Don’t Read Too Much Into It
That painful process is a classic theme in country music, most notably when Tammy Wynette spelled it out in 1968. It’s also been cited as a driving force behind Vince Gill’s best album, “The Key,” a 1998 collection that reflected the emotional intensity of the breakup of the singer’s marriage, among other personal losses.
More ammunition for the theory that hardship fuels art came recently in the form of Trisha Yearwood’s ninth album. “Real Live Woman” has been getting the kind of critical raves the Georgia native hasn’t enjoyed since her splashy Nashville arrival a decade ago.
The album is a homage of sorts to the big-voiced singer’s earliest musical inspirations, most notably Linda Ronstadt, James Taylor and Emmylou Harris. And many observers are linking its emotional power to the fact that Yearwood recorded it last year after her divorce from Robert Reynolds, the drummer for the Mavericks.
In an interview, Yearwood--whose year of upheaval also included a change of managers--discussed the relationship between private life and public product, as well as the changes she’s seen in the business of country music.
Question: People always wonder how an artist’s private life is reflected in his or her music. Do you think you would have made this particular album with these particular moods if you hadn’t gone through a divorce and the other changes in your life?
Answer: It’s kind of impossible to know. For me, music has always been the place where I would express myself in ways that I might not do in life. I’m not a very heart-on-my-sleeve kind of person. I don’t just tell everybody my troubles, and I also don’t have like a million friends, I have a few really close friends. So music has always been the outlet to say things that maybe you’d never really say in your life. So in that way, yes, it is a reflection of the past year.
But the thing I want to be careful about is that I think because of what I’ve been through in my personal life, people will read more into these songs than is really there. You can also go back and listen to my whole catalog of albums and realize that I gravitate towards the gut-wrenching, really emotional songs much more than the light, fluffy, happy things. Even in the times in my life when I was blissfully happy, my records didn’t necessarily reflect that. If you gauge my personal life by my albums, you’d think I’m depressed 99% of the time.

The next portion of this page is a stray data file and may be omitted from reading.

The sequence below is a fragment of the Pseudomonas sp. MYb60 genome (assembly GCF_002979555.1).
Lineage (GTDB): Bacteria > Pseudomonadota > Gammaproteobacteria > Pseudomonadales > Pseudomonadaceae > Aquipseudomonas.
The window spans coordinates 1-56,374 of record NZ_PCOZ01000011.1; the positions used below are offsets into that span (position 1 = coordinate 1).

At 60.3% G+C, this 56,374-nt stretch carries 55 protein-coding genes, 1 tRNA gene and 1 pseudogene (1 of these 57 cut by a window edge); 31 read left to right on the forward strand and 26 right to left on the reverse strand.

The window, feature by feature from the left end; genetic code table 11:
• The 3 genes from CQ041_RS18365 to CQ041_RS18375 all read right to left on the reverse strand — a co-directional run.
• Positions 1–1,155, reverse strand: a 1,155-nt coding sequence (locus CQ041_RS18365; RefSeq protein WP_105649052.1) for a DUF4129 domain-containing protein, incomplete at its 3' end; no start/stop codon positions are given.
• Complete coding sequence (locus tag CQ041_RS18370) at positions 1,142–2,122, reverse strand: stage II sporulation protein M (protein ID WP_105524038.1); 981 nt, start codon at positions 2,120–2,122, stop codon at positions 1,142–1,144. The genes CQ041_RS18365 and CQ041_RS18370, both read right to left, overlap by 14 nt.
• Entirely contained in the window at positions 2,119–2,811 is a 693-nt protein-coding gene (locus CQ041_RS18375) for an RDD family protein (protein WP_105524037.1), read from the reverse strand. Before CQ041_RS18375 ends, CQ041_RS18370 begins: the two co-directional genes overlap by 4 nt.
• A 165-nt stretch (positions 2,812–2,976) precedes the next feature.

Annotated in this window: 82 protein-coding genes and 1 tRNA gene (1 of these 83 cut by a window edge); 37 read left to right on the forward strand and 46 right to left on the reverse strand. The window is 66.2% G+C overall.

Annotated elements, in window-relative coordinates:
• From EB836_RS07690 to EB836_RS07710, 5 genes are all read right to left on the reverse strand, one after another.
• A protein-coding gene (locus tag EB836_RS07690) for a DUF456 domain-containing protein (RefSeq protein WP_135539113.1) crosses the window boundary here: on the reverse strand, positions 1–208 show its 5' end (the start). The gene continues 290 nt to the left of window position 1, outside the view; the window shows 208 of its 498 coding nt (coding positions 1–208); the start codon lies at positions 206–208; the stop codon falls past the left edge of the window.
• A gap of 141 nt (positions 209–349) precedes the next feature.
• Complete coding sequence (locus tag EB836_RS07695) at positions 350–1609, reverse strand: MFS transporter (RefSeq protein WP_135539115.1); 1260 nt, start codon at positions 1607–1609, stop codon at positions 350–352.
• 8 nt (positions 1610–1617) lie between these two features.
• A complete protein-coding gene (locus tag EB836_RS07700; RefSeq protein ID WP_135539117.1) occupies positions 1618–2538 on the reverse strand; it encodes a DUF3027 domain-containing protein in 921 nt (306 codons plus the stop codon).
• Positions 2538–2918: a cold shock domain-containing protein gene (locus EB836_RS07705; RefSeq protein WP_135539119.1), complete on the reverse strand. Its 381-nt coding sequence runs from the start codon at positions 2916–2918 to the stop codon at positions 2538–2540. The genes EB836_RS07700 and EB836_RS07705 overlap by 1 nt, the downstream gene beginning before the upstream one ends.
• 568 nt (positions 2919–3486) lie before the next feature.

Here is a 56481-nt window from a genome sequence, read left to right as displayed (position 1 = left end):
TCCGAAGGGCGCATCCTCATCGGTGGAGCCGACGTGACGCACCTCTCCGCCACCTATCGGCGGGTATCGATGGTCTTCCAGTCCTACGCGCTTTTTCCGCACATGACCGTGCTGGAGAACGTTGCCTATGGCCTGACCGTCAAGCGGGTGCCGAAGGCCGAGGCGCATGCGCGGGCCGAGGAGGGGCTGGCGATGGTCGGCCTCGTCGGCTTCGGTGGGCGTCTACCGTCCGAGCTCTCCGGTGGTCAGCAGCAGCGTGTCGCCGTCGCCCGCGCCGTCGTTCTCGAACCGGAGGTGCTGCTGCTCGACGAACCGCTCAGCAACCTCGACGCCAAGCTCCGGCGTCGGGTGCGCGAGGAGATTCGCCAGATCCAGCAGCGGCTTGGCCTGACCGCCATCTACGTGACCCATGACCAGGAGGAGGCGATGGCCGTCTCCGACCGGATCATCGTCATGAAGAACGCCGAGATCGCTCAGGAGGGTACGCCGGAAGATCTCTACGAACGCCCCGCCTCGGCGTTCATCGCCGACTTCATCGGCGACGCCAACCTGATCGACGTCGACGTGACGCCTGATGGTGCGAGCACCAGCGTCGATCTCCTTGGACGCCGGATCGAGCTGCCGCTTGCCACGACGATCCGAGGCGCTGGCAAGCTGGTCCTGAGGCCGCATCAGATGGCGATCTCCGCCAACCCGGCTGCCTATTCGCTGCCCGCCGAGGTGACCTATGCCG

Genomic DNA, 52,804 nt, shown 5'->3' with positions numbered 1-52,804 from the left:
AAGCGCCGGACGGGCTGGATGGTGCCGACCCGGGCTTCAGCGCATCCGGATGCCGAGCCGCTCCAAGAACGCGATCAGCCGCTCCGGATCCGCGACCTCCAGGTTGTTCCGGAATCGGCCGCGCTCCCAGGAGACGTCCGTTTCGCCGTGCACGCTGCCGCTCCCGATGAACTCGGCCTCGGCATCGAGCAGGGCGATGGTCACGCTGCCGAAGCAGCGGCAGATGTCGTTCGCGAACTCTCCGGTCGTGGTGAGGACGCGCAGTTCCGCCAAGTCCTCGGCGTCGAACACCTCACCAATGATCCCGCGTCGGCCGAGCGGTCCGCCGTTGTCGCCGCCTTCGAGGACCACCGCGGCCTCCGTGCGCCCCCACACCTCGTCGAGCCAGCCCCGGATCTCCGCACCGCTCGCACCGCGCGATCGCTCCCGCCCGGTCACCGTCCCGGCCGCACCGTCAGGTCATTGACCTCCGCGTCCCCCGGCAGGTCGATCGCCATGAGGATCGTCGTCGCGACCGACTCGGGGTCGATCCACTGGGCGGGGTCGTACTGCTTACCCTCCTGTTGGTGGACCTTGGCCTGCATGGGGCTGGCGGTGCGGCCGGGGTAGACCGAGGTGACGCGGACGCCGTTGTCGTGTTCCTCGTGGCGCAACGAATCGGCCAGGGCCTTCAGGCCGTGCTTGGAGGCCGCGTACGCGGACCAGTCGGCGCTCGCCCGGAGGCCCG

But it was a time when maybe those songs hit closer to home than they had in the past. Making that album was the highlight of that year for me, and I really poured everything I had into it. I hear a maturity there. Maybe some of that’s from growing older, maybe some of that’s from an emotional year, I don’t know. But whatever it was, it worked.
Q: Do you resent that your private life is up for public consumption, or do you accept it as part of the career you chose?
A: I accept that people are curious about your life when you are an artist. And fans are not the problem. Fans are curious about your hobbies and what you like to do and who you’re dating and all that stuff. That’s cool.
But I do think when you sign on to do this for a living, you don’t sign on for the kind of tabloid journalism that has gotten to be so horrible. I can’t imagine anybody who would ever run for public office today. Why would you do that to yourself? I think a natural curiosity is fine and I think human interest stories are great, but there’s a real feeding frenzy and it’s only getting uglier.
Q: How would you summarize how things are for you now?
A: I feel good. It always takes courage to make changes in your life. I’ve always been a person who tries--I guess it’s my Southern raising--to make sure everybody else is happy and try to not rock the boat, and you certainly don’t want to cause any controversy and don’t want people talking about you.
So it’s difficult when you’re in the public eye to do things that are right for you when you know that you’ll be talked about or criticized or at least everybody has an opinion about what you should and shouldn’t be doing. But I feel good. I feel like at 35 I’m starting to just be me and I’m on my own. . . . I took charge in my personal life, took charge in my professional life, and it feels good.
Q: Do you have memories of other people’s music helping you get through difficult times?
A: Oh, definitely. Even as a teenager, I was more dramatic than my friends. That’s why I probably latched onto Ronstadt. . . . She was never just mediocre. She was either totally desperate, like “Love Has No Pride,” or she totally hated you, like “You’re No Good.” There was no middle ground. I thought that was so great. I felt like music always meant more to me than it did to my friends who were my same age.
Q: Country fans have always been known for being loyal to their favorite artists for a lifetime. Do you see that changing now that Nashville seems to have the same kind of fast-paced turnover as pop music?
A: Yeah, and there’s a good and bad to that. The whole idea of making a 25-year career off of one hit single is something that doesn’t happen anymore, but it also makes the artists realize they have to continue putting out music that people want to hear, so that’s a good thing.
But gone are the days when an artist was allowed to develop and grow. A lot of great acts get signed and then maybe people don’t catch on because they’re a little bit left of center, a little bit quirky. Ten years ago they’d have been given the chance to develop and make several albums, but now you can sell half a million records and still get dropped from your label. So it’s a different industry than it used to be.
Trisha Yearwood, with Jessica Andrews, plays tonight at 7:30, at the Greek Theatre, 2700 Vermont Canyon Road. $27.50-$55.50. (213) 480-3232.